• Nagela Dales

Direct-To-Consumer: 4 Crucial Lessons To Learn From Brands That Innovate


Photo by Ryoji Iwata on Unsplash


Not every single Direct to Consumer ( DTC) brand is worthy of both my fascination and ire. When I speak about my love-hate relationship with DTC brands, I'm mostly referring to the giants of the land. The Caspars, Quips, Glossiers, Brooklinens of the world. The power of the DTC brand is also what brings the hate part into the equation. It's a world where you wake up on your Caspar mattress covered in Brooklinen sheets. Each brand's offerings take on an identity and life of its own.


Often, it's selling a vision of the new urbanite that is slightly whitewashed and I say this as a woman firmly committed to her Quip subscription. However, conflicted feelings aside, my greedy strategy-nerd mind loves to understand the DTC landscape. I love dismantling the impeccable branding, cracking open the spines of their business models, and discover what makes them so innovative. So, when COVID-19 forced us all to live in a low touch world, who better to help us understand how to navigate the low touch economy than the brands who have mastered the digital consumer relationship.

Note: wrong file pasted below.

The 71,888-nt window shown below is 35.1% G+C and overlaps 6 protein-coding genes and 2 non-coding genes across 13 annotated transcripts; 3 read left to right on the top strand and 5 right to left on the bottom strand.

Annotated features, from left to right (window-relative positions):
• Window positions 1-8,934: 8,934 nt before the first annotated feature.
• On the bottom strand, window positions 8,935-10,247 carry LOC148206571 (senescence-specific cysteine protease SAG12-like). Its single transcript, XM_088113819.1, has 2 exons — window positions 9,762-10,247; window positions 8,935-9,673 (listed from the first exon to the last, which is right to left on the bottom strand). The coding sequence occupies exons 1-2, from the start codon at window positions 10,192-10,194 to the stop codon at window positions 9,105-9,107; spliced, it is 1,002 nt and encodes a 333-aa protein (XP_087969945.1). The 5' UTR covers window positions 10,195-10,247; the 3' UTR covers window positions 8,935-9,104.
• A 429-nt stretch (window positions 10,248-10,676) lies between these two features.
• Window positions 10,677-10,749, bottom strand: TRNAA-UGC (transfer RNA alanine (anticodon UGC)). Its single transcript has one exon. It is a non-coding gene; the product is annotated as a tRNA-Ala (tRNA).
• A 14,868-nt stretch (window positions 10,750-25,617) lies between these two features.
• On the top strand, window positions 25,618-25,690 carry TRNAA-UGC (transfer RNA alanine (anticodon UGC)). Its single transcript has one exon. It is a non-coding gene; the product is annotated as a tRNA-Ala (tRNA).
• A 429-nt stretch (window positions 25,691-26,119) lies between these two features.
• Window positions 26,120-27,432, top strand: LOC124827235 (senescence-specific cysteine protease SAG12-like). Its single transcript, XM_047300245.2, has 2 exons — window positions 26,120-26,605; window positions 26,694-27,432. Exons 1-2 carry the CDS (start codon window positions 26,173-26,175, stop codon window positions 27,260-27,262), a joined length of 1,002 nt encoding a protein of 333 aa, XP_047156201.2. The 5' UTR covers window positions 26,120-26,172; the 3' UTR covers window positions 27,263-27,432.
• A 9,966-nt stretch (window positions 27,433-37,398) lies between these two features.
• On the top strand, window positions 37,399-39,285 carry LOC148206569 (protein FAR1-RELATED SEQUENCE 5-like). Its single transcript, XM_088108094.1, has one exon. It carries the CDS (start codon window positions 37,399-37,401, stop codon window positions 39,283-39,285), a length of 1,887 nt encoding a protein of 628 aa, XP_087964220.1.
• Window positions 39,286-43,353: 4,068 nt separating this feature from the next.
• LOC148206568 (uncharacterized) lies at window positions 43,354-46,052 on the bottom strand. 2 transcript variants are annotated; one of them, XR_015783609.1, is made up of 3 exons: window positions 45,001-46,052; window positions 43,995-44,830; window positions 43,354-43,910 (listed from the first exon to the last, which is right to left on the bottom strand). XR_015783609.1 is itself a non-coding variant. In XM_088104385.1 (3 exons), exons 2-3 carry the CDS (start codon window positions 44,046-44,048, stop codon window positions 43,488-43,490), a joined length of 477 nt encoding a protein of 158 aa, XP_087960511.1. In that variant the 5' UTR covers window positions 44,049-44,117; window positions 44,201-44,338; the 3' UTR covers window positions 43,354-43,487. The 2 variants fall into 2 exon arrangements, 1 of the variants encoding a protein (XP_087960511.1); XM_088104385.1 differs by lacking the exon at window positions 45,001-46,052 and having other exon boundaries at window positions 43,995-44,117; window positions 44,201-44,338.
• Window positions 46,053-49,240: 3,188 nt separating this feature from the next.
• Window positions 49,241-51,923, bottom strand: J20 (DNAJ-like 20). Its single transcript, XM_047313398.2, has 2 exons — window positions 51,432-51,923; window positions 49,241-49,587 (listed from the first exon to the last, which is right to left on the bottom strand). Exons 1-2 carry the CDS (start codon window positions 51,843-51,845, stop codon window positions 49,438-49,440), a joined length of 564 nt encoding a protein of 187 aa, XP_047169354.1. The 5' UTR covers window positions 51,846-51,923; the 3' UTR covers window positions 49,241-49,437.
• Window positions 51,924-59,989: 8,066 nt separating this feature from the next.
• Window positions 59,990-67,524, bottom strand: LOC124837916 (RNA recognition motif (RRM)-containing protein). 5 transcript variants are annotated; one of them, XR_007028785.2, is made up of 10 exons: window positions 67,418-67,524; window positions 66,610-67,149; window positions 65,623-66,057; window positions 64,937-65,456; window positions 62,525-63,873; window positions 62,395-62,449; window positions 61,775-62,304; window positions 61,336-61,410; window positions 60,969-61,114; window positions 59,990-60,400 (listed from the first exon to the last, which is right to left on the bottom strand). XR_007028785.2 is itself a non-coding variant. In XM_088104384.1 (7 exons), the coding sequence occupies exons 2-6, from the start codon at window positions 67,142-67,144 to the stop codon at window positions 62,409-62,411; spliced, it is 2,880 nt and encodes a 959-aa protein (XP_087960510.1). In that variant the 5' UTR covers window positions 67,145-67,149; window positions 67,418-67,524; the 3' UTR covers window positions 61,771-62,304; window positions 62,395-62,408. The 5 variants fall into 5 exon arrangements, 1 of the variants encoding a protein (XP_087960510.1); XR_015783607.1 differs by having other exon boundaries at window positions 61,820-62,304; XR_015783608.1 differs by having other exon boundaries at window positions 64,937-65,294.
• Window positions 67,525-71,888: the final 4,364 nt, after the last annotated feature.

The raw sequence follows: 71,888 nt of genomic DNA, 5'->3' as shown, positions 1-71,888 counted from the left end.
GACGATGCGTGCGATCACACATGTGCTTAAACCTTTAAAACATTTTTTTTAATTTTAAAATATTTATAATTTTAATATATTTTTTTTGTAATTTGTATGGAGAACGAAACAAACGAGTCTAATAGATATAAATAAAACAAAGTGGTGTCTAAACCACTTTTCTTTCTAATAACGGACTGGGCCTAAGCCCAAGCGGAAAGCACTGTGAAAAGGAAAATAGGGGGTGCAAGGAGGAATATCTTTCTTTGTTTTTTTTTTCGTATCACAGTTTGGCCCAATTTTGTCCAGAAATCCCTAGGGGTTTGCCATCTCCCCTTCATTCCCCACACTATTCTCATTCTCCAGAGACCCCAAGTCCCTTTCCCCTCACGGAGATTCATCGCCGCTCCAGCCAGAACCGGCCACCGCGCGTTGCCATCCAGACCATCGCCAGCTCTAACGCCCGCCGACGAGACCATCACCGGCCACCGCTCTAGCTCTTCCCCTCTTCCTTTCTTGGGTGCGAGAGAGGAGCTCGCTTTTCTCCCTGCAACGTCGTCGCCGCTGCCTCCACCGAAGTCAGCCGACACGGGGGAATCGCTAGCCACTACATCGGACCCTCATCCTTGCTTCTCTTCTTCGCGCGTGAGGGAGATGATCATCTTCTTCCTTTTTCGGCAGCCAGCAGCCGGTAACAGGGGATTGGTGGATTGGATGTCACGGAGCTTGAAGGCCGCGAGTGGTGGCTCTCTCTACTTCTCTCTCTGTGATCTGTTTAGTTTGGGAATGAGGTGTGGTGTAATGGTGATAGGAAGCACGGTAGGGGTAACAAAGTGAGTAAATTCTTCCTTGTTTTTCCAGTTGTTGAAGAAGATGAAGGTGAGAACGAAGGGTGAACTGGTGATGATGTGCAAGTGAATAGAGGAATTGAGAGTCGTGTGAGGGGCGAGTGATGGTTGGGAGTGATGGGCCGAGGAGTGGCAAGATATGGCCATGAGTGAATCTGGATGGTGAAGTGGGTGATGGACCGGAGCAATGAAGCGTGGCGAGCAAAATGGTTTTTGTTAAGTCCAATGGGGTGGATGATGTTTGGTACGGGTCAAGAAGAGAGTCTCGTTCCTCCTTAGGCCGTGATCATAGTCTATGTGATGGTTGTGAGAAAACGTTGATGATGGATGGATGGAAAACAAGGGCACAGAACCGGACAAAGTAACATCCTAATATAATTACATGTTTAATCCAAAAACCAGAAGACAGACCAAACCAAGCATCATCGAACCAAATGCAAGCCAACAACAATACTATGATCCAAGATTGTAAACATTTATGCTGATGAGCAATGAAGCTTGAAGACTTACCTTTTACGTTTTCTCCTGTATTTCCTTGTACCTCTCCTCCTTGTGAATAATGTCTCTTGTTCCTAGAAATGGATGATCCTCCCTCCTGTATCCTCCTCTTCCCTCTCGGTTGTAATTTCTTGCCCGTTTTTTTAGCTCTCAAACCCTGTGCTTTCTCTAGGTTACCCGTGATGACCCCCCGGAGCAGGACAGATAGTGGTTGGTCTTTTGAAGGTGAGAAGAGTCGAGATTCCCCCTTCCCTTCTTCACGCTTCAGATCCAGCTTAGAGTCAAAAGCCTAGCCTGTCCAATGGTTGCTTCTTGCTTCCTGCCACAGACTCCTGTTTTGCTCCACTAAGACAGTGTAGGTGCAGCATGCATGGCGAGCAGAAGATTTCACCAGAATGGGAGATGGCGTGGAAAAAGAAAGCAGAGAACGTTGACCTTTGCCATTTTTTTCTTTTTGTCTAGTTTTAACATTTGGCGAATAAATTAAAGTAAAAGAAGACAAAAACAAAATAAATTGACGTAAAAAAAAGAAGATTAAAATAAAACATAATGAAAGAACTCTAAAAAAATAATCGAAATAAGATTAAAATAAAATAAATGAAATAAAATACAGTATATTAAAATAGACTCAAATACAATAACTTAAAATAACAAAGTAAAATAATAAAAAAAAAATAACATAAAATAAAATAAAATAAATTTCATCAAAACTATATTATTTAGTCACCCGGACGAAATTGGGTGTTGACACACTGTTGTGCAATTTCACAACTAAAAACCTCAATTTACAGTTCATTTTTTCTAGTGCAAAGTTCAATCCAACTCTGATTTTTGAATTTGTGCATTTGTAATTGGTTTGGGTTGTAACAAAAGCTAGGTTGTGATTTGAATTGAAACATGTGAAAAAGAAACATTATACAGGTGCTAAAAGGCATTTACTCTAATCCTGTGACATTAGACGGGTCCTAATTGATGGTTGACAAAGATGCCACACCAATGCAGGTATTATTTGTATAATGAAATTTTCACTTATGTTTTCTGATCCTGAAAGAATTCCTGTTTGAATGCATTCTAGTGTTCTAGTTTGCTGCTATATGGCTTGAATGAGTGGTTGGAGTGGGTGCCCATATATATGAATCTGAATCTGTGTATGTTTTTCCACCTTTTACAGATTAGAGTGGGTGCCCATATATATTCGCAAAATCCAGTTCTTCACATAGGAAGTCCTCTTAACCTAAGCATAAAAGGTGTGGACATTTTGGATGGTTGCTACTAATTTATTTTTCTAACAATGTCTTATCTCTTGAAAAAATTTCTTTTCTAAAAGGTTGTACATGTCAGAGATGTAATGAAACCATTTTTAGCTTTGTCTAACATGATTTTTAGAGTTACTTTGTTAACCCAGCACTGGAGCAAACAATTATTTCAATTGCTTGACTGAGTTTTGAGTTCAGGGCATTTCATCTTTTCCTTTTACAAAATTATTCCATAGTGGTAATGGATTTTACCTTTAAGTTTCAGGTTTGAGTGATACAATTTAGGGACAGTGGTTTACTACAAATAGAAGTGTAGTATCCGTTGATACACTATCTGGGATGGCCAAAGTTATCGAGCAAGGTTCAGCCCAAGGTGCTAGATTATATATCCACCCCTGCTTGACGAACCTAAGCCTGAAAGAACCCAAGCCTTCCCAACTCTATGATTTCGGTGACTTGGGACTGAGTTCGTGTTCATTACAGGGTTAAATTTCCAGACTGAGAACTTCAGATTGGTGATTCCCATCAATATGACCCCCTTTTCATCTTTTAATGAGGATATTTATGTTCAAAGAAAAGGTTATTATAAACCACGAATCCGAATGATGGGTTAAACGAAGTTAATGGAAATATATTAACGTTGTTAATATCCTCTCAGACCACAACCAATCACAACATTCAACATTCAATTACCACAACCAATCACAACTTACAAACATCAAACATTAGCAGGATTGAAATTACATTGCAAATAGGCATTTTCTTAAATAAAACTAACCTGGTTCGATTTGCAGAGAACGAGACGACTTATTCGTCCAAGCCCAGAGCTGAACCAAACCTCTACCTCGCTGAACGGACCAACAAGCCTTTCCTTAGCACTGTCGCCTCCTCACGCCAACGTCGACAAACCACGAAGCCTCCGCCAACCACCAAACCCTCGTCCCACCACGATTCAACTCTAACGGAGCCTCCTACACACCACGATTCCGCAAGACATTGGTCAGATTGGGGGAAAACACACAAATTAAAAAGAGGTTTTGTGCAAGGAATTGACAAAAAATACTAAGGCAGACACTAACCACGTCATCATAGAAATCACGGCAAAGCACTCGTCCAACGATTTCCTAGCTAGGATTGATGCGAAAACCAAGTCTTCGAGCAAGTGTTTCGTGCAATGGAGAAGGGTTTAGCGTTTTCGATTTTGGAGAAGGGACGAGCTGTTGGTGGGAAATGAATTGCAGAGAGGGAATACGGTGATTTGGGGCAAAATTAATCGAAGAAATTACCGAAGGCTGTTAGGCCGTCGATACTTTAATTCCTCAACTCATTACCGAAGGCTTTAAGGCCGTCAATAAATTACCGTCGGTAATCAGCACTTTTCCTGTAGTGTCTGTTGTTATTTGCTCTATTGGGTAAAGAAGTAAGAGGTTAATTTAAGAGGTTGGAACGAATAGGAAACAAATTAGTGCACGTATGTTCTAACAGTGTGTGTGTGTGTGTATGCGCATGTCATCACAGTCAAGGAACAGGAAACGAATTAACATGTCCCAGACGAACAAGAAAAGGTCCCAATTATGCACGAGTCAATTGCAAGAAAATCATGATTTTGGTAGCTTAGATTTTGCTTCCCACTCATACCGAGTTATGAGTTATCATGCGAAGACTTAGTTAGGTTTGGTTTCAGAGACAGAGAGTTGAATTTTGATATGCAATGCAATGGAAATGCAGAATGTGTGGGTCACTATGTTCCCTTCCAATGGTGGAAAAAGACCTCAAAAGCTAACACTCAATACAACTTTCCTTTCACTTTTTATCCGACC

Lesson 1: Innovate The Way You Create, Capture And Deliver Value


How do you increase your competitive advantage in a challenging climate? You innovate various sections of your business model because DTC brands are innovative and disruptive. They innovate multiple sections of their business model lego-style.



*Modified from Larry Keely's 10 Types of Innovation


Where many of us may be excelling in 1-2 innovation tactics DTC brands like Warby Parker and Quip are excelling at using a combination of 3-7 innovation tactics to beat out their competitors. As Larry Keely points out, there are three categories and ten building blocks to create a breakthrough business. Audit the way you create, capture, and deliver value to your consumers using the categories below as a guide.


Configuration:

  • Is the way I make my profit different from my competitors?

  • Have I created a network that supports my operations, processes, or delivery methods that will outpace others and bring more value to consumers?